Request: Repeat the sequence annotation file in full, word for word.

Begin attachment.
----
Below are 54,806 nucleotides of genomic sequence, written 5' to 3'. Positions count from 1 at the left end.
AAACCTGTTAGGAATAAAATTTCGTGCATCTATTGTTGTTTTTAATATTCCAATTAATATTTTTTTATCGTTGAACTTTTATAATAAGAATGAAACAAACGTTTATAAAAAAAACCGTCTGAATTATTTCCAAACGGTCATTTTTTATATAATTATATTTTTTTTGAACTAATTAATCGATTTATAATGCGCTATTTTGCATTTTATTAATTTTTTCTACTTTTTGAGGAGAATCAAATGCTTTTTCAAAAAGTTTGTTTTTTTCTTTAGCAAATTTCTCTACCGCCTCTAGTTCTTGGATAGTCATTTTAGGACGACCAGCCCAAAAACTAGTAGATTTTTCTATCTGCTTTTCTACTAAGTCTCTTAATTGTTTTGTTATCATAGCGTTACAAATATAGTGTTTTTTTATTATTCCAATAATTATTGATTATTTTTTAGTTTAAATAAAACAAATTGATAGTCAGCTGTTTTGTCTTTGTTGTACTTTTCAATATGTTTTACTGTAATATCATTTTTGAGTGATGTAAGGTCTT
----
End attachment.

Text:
Below are 54,806 nucleotides of genomic sequence, written 5' to 3'. Positions count from 1 at the left end.
AAACCTGTTAGGAATAAAATTTCGTGCATCTATTGTTGTTTTTAATATTCCAATTAATATTTTTTTATCGTTGAACTTTTATAATAAGAATGAAACAAACGTTTATAAAAAAAACCGTCTGAATTATTTCCAAACGGTCATTTTTTATATAATTATATTTTTTTTGAACTAATTAATCGATTTATAATGCGCTATTTTGCATTTTATTAATTTTTTCTACTTTTTGAGGAGAATCAAATGCTTTTTCAAAAAGTTTGTTTTTTTCTTTAGCAAATTTCTCTACCGCCTCTAGTTCTTGGATAGTCATTTTAGGACGACCAGCCCAAAAACTAGTAGATTTTTCTATCTGCTTTTCTACTAAGTCTCTTAATTGTTTTGTTATCATAGCGTTACAAATATAGTGTTTTTTTATTATTCCAATAATTATTGATTATTTTTTAGTTTAAATAAAACAAATTGATAGTCAGCTGTTTTGTCTTTGTTGTACTTTTCAATATGTTTTACTGTAATATCATTTTTGAGTGATGTAAGGTCTT